Of the many innovations that have taken place in cricket, the concept of a Test match played during day and night, using a pink ball is the newest one. Kerry Packer-sponsored World Series Cricket (WSC) had popularised limited overs cricket played with a white-ball under floodlights wherein players wore coloured clothing. This came to be accepted in One-Day Internationals (ODIs) from 1980s onwards as more and more games came to be played under lights and gradually became the norm even in such matches played during the day as well. Since T20 cricket is a 21st century phenomenon, it never had a phase where games were played using the traditional red-coloured ball.
It was Test cricket, the oldest and most conventional form of cricket, that resisted change the most. It was only in 2015 that a Test match was played as a day-night game. Since administrators did not wish to change the dress code of white clothing in these games, it was decided to use a pink-coloured ball, which had better visibility under the floodlights. There was resistance from many a quarter about tampering with this format of the game and hence only there have only been 16 pink-ball Tests during the six years since November, 2015, when Australia took on New Zealand in the first game of this type at Adelaide. Out of these 16 matches, two were played at Dubai.
One interesting piece of statistics that emerged on going through the details of the 16 games is that all of them produced a result. Further, after discounting the Tests played at the neutral location of Dubai, 13 out of the remaining 14 matches were won by the home side, except on the solitary occasion when Sri Lanka defeated an obviously inferior West Indies at Bridgetown, Barbados, in June, 2018. The “home” advantage is inbuilt into the structure of Test cricket as the hosts, besides being more familiar with the weather and ground conditions, are allowed to prepare pitches to suit their strengths and exploit the weakness of the visitors. However, conventional Test matches played using red ball have never been so skewed in favour of the host team as has been the case with those played using the pink one.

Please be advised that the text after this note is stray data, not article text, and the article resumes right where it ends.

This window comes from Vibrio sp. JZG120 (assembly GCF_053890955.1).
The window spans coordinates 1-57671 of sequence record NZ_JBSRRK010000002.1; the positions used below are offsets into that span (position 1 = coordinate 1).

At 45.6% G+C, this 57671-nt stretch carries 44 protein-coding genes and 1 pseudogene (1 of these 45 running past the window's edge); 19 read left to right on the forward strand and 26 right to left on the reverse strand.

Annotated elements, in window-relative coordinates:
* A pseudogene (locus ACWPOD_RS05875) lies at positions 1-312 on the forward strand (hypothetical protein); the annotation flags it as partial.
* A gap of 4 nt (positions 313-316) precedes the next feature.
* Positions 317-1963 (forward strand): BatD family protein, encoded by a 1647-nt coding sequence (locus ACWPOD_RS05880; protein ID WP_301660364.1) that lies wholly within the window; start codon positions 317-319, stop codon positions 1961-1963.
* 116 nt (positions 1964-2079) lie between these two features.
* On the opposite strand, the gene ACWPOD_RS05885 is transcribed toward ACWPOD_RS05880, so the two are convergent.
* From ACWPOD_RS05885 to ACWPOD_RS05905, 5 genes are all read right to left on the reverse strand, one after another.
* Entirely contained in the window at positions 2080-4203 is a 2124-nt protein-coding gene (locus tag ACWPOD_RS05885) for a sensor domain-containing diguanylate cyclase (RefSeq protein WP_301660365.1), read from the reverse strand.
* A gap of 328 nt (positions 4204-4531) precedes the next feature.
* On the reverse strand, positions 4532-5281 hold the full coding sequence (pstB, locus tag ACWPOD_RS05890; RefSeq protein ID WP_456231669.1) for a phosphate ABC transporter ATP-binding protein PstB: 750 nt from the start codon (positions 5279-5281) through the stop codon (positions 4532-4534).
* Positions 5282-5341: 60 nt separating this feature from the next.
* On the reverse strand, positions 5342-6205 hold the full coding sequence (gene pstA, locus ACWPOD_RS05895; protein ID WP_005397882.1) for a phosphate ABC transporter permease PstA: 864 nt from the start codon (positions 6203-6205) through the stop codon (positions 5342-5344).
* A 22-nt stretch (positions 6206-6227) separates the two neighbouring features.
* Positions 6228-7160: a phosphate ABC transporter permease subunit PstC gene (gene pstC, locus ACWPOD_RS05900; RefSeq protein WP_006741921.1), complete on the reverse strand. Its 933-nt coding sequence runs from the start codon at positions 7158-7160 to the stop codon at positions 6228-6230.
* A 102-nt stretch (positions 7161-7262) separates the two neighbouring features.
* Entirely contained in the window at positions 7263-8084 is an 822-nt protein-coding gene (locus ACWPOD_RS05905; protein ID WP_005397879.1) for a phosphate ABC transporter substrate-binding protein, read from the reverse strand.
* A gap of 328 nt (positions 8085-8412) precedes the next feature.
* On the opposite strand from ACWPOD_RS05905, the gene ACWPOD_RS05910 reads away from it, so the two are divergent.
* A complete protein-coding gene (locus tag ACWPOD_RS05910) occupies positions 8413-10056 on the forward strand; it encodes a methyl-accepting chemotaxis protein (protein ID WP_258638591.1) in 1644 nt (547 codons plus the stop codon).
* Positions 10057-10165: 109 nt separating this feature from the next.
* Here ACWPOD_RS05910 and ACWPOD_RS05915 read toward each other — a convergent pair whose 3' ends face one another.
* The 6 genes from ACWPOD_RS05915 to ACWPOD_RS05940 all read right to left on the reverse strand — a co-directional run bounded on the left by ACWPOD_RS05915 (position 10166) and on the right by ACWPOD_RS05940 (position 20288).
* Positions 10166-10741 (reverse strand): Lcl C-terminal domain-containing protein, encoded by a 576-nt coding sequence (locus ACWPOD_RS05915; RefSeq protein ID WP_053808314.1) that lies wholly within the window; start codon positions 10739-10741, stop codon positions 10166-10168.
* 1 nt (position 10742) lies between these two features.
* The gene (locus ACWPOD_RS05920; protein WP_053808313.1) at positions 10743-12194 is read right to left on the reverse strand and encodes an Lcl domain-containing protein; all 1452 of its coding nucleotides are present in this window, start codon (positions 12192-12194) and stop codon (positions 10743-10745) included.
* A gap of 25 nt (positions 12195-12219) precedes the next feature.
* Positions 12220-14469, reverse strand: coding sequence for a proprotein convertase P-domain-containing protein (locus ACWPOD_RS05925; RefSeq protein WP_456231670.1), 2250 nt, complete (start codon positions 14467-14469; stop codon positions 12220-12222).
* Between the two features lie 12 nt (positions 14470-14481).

The above data was discussed to highlight the significance of the result achieved by the Indian women against their Australian counterparts in the pink-ball Test played between the two teams at Carrara during the week that went by. Not only did India hold Australia to a draw, they had the better of the exchanges during most part of the game and might even have scripted a win had inclement weather not acted as the spoilsport. This is an important achievement that goes in step with the strides made by the women’s side in international cricket during the last decade.
The star of the show for India was the opening batter Smriti Mandhana, who struck a polished century in the first innings. Australia won the toss but their skipper Meg Lanning asked India to bat first, thinking that the visitors would be all at sea against the pink ball. But Mandhana put paid to all such hopes and played an innings of character that saw her break the prevailing record for the highest score ever by a visiting batter in Australia. The opening pair of Mandhana and Shafali Verma put on 93 runs, thus denying the hosts whatever advantage they were seeking when they chose to bowl first. Here also Mandhana was the more active partner so much so that she was unbeaten on 42 when Indian total reached 50! The pair added runs briskly and when the drinks break was taken at the end of first hour, by which time 15 overs were bowled, the total had reached 70, with Mandhana completing a half-century. When India ended that day on a satisfactory note with the total reading 132 for one wicket, Mandhana was unbeaten with 80 runs to her credit.